So there in the dark forest the walker gets shot and thinks, “Gosh, I guess I’m really surrounded by lots and lots of other people even though I haven’t heard a peep from any of them. That explains me getting shot by chance. A hunter’s bullet accidentally found this crowd, and I’m just the unlucky fellow the bullet found.” The reasoning is so defective you have to wonder if the walker got shot in the head and his powers of rational thought were blasted clean out of him.

The Lucky Bullet Fallacies Miss the Mark

In the firing squad analogy, the prisoner infers a lucky bullet pattern (rather than intentional one) based on the fact that if he hadn’t been fortunate enough not to get shot, he wouldn’t be there to observe the interesting bullet pattern. In the forest analogy, the walker mistakenly invokes many walkers on his way to deciding that a lucky bullet unluckily struck him.

The opponents of intelligent design in physics and cosmology often make a great show of being too rational to even consider intelligent design, but they attempt to shoot down the fine-tuning evidence of design by appealing to these irrational arguments. Both arguments go well wide of the mark.

There’s an irony here. The universe is exquisitely fine-tuned to allow for intelligent designers, creatures able to see, hear, and reason, and to design things like telescopes and microscopes that allow us to uncover just how amazingly fine-tuned the universe is. Fine-tuning allows for intelligent designers such as ourselves, but atheists insist we cannot consider an intelligent designer as the cause for this fine-tuning. Fortunately for us, reason is prior to atheism.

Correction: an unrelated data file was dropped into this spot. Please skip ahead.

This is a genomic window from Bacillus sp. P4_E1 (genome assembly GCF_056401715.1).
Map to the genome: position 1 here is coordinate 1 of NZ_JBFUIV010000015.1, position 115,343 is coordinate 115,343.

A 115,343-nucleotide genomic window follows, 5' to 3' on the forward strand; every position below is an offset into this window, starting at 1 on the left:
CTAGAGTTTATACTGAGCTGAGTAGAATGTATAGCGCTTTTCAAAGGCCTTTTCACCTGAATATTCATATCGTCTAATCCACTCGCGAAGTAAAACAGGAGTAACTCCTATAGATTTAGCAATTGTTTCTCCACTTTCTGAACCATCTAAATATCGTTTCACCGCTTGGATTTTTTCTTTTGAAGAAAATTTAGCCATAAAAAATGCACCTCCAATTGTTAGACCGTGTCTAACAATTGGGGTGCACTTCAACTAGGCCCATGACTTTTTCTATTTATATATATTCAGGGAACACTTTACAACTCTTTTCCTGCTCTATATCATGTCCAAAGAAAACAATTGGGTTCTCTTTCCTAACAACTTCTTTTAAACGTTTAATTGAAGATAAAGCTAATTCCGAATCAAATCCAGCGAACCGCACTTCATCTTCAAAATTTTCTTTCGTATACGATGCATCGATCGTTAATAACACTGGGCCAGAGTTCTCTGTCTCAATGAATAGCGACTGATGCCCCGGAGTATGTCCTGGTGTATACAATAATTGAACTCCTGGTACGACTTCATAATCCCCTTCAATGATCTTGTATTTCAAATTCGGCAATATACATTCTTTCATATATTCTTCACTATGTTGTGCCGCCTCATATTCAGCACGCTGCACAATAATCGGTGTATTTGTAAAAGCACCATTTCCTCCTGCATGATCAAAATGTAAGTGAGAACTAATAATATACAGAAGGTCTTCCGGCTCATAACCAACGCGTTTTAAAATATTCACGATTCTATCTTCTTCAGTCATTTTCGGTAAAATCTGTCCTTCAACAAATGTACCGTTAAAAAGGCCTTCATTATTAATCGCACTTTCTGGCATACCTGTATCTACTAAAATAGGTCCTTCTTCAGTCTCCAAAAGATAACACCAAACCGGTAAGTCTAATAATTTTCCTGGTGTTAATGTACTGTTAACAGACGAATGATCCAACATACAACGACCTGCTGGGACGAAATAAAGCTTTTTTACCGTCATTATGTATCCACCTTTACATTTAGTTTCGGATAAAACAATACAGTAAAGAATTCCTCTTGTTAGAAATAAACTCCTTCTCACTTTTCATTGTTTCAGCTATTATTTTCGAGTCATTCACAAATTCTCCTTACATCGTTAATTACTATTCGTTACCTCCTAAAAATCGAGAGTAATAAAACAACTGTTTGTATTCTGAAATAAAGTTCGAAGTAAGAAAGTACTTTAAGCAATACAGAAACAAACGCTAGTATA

Cross-posted at The Stream.

Jonathan Witt

Executive Editor, Discovery Institute Press and Senior Fellow, Center for Science and Culture
Jonathan Witt, PhD, is Executive Editor of Discovery Institute Press and a senior fellow and senior project manager with Discovery Institute’s Center for Science and Culture. His latest book is Heretic: One Scientist’s Journey from Darwin to Design (DI Press, 2018) written with Finnish bioengineer Matti Leisola. Witt has also authored co-authored Intelligent Design Uncensored, A Meaningful World: How the Arts and Sciences Reveal the Genius of Nature, and The Hobbit Party: The Vision of Freedom That Tolkien Got, and the West Forgot. Witt is the lead writer and associate producer for Poverty, Inc., winner of the $100,000 Templeton Freedom Award and recipient of over 50 international film festival honors.